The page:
In mid-1943, the main focus of Red Army Air Forces Scientific Research Institute efforts was more joint comparative tests of Soviet and German aircraft. Thus, in August, the newest Yak-9D and La-5FN were tried out in simulated aerial combat against the Bf 109G-2 and Fw 190A-4. Flight and combat capabilities (the maneuverability of the fighters, in particular) were especially stressed. Seven pilots, moving from cockpit to cockpit, engaged in simulated combat, first in the horizontal and then in the vertical planes. Increasing speed from 450 km/h to maximum speed defined the advantages in acceleration, and aerial combat began with head-on attacks.
Characteristics of Soviet and German Fighters Based on Air Forces Scientific Research Institute Materials
|Loaded weight, kg
|Maximum speed, km/h
||at sea level
|Wing area m2
|Wing loading, kg/m2
|Power loading, kg/hp
|Time to 5000 m, min
|Time of turn at 1000m, sek
|Climb for fighting turn, m
Note:* With use of a boosted mode
After combat with a "three-pointer" Messerschmitt (piloted by Captain Kuvshinov), test pilot First Lieutenant Maslyakov wrote: "Up to an altitude of 5000 meters, the La-5FN had an advantage over the Bf 109G-2 and could attack both in the horizontal and the vertical planes. In banked turns, our fighter could make a rear-hemisphere attack after 4-8 turns. In a vertical maneuver up to 3000 meters, the Lavochkin had an obvious advantage. It gained an "extra" 50-100 meters in a combat turn and zoom climb. From 3000 meters, this advantage decreased and, at 5000 meters, the aircraft became equal. The La-5FN was somewhat slower in climbing to 6000 meters. In diving, the Lavochkin -was also behind the Messerschmitt but in pulling out, it overtook the latter again owing to a lesser radius of curvature. This point must be used in aerial combat. One has to battle the German fighter at altitudes of up to 5000 meters, employing a combined maneuver in the horizontal and vertical planes."56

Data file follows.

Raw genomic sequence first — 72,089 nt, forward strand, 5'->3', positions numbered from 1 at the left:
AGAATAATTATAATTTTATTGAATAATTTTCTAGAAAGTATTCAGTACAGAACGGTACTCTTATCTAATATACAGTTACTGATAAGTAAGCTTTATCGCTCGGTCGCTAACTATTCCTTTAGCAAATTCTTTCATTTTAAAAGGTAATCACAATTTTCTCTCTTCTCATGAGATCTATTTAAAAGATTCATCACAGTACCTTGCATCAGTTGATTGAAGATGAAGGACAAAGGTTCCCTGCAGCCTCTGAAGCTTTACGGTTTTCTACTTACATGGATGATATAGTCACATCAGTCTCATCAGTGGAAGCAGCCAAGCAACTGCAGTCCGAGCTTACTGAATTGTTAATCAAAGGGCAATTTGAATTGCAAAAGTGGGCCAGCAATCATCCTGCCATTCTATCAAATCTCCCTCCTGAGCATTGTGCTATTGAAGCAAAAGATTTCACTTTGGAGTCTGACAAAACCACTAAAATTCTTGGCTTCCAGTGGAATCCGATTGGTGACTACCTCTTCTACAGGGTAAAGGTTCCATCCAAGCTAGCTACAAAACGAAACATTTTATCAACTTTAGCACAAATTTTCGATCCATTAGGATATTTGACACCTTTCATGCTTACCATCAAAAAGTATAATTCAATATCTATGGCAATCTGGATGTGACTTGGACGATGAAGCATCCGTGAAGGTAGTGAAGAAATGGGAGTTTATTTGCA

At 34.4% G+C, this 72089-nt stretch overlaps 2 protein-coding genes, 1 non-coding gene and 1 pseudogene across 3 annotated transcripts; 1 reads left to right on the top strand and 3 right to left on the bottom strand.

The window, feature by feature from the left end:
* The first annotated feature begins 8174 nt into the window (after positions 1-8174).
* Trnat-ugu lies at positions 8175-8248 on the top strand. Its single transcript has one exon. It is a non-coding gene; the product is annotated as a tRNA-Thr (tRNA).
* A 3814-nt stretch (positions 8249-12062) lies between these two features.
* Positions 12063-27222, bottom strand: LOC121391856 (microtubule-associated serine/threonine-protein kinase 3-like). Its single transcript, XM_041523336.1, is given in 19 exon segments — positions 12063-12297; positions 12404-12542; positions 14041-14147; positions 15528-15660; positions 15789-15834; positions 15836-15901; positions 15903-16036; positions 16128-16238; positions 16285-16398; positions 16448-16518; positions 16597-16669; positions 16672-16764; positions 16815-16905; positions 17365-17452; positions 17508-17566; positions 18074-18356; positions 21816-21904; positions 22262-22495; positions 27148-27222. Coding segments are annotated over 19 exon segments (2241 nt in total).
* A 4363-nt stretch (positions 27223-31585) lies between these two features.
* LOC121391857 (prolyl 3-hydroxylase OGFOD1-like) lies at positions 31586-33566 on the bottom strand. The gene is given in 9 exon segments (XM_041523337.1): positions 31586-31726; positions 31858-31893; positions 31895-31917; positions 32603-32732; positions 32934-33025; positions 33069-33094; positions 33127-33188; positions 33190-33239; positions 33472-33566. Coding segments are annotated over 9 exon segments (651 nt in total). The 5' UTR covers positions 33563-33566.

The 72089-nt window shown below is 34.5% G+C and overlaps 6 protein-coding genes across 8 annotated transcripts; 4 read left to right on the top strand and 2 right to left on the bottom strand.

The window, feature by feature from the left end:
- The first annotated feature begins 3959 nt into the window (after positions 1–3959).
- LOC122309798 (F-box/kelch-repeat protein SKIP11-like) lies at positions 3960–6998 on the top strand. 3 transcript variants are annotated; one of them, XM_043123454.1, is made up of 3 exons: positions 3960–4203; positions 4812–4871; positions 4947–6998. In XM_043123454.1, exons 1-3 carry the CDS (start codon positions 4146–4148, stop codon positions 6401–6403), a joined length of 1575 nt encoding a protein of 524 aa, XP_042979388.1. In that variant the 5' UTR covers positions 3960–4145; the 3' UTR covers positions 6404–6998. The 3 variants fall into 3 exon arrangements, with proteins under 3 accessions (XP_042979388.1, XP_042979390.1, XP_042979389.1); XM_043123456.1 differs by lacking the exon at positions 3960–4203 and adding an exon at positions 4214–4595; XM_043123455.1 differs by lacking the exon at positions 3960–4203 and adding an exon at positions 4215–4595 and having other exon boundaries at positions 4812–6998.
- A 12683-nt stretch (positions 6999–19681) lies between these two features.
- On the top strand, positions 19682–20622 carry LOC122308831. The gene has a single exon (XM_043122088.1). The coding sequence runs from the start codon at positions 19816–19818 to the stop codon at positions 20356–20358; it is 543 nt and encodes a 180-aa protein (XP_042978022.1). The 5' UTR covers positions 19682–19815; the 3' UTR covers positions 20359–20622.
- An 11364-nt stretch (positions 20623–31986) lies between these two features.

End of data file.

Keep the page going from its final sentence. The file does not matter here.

The Yak-9D found it more difficult to battle German aircraft. The relatively large fuel capacity had a negative effect upon Yak maneuverability, especially a vertical maneuver. Therefore, its pilots were recommended to fight in banked turns.
The appearance of the Fw 190A-5 modification meant that the German command element considered the Focke-Wulf the most promising ground-attack aircraft. Indeed, its considerable armor protection (the Fw 190A-4 had 110 kilograms of armor) was reinforced by 16 additional armor plates weighing 200 kilograms, mounted on the lower parts of the center section and engine. Two inner-wing Erlikon cannon were removed. This reduced the salvo weight to 2.85 kilograms, but partially compensated for the takeoff weight increase and positively affected aircraft handling qualities. Its stability was enhanced thanks to the center of gravity moving forward. The altitude gain in a combat turn increased 100 meters while rotation time decreased by about 1 second. The airplane reached 582 km/h at 5000 meters, taking 12 minutes to reach that altitude. Soviet engineers made this supposition: actual Fw-190A-5 flight data were higher since its air-fuel ratio controller was not working properly and the engine was smoking noticeably while the plane was still on the ground.
- "The German Imprint on the History of Russian Aviation " /D.A. Sobolev, D.B. Khazanov/